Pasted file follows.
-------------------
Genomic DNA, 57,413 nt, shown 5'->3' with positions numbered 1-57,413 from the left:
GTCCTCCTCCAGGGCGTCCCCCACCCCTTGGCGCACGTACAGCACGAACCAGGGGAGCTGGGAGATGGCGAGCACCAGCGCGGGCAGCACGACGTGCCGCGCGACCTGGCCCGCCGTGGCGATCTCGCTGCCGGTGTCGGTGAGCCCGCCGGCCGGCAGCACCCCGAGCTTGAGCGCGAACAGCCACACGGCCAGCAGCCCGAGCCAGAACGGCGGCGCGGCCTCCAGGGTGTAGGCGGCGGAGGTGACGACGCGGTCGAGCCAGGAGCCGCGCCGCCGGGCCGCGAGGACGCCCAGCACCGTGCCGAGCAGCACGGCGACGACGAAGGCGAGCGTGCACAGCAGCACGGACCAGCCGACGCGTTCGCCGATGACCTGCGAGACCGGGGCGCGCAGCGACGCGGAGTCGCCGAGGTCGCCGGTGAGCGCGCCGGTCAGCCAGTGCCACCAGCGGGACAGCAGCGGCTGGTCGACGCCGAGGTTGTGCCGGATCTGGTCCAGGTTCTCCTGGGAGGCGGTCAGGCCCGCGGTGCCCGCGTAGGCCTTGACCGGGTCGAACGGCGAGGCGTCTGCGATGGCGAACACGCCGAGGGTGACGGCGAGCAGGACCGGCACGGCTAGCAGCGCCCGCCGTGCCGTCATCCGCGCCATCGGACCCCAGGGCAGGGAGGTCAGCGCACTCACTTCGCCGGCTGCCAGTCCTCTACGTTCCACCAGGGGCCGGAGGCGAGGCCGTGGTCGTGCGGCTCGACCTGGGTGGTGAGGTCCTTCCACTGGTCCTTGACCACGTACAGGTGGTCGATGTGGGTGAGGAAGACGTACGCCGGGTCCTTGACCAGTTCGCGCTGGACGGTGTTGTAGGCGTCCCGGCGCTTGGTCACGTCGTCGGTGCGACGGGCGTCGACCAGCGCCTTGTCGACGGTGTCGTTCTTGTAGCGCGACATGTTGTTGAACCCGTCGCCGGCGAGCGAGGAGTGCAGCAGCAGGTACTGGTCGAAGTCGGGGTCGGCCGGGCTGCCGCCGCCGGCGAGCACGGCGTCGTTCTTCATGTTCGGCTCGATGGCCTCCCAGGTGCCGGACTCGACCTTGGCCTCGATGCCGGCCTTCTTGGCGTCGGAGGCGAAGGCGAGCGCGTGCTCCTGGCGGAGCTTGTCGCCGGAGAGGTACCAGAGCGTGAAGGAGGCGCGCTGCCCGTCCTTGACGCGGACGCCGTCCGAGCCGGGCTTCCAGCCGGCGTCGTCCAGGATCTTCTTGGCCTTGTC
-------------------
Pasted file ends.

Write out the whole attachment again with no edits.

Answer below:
Genomic DNA, 57,413 nt, shown 5'->3' with positions numbered 1-57,413 from the left:
GTCCTCCTCCAGGGCGTCCCCCACCCCTTGGCGCACGTACAGCACGAACCAGGGGAGCTGGGAGATGGCGAGCACCAGCGCGGGCAGCACGACGTGCCGCGCGACCTGGCCCGCCGTGGCGATCTCGCTGCCGGTGTCGGTGAGCCCGCCGGCCGGCAGCACCCCGAGCTTGAGCGCGAACAGCCACACGGCCAGCAGCCCGAGCCAGAACGGCGGCGCGGCCTCCAGGGTGTAGGCGGCGGAGGTGACGACGCGGTCGAGCCAGGAGCCGCGCCGCCGGGCCGCGAGGACGCCCAGCACCGTGCCGAGCAGCACGGCGACGACGAAGGCGAGCGTGCACAGCAGCACGGACCAGCCGACGCGTTCGCCGATGACCTGCGAGACCGGGGCGCGCAGCGACGCGGAGTCGCCGAGGTCGCCGGTGAGCGCGCCGGTCAGCCAGTGCCACCAGCGGGACAGCAGCGGCTGGTCGACGCCGAGGTTGTGCCGGATCTGGTCCAGGTTCTCCTGGGAGGCGGTCAGGCCCGCGGTGCCCGCGTAGGCCTTGACCGGGTCGAACGGCGAGGCGTCTGCGATGGCGAACACGCCGAGGGTGACGGCGAGCAGGACCGGCACGGCTAGCAGCGCCCGCCGTGCCGTCATCCGCGCCATCGGACCCCAGGGCAGGGAGGTCAGCGCACTCACTTCGCCGGCTGCCAGTCCTCTACGTTCCACCAGGGGCCGGAGGCGAGGCCGTGGTCGTGCGGCTCGACCTGGGTGGTGAGGTCCTTCCACTGGTCCTTGACCACGTACAGGTGGTCGATGTGGGTGAGGAAGACGTACGCCGGGTCCTTGACCAGTTCGCGCTGGACGGTGTTGTAGGCGTCCCGGCGCTTGGTCACGTCGTCGGTGCGACGGGCGTCGACCAGCGCCTTGTCGACGGTGTCGTTCTTGTAGCGCGACATGTTGTTGAACCCGTCGCCGGCGAGCGAGGAGTGCAGCAGCAGGTACTGGTCGAAGTCGGGGTCGGCCGGGCTGCCGCCGCCGGCGAGCACGGCGTCGTTCTTCATGTTCGGCTCGATGGCCTCCCAGGTGCCGGACTCGACCTTGGCCTCGATGCCGGCCTTCTTGGCGTCGGAGGCGAAGGCGAGCGCGTGCTCCTGGCGGAGCTTGTCGCCGGAGAGGTACCAGAGCGTGAAGGAGGCGCGCTGCCCGTCCTTGACGCGGACGCCGTCCGAGCCGGGCTTCCAGCCGGCGTCGTCCAGGATCTTCTTGGCCTTGTC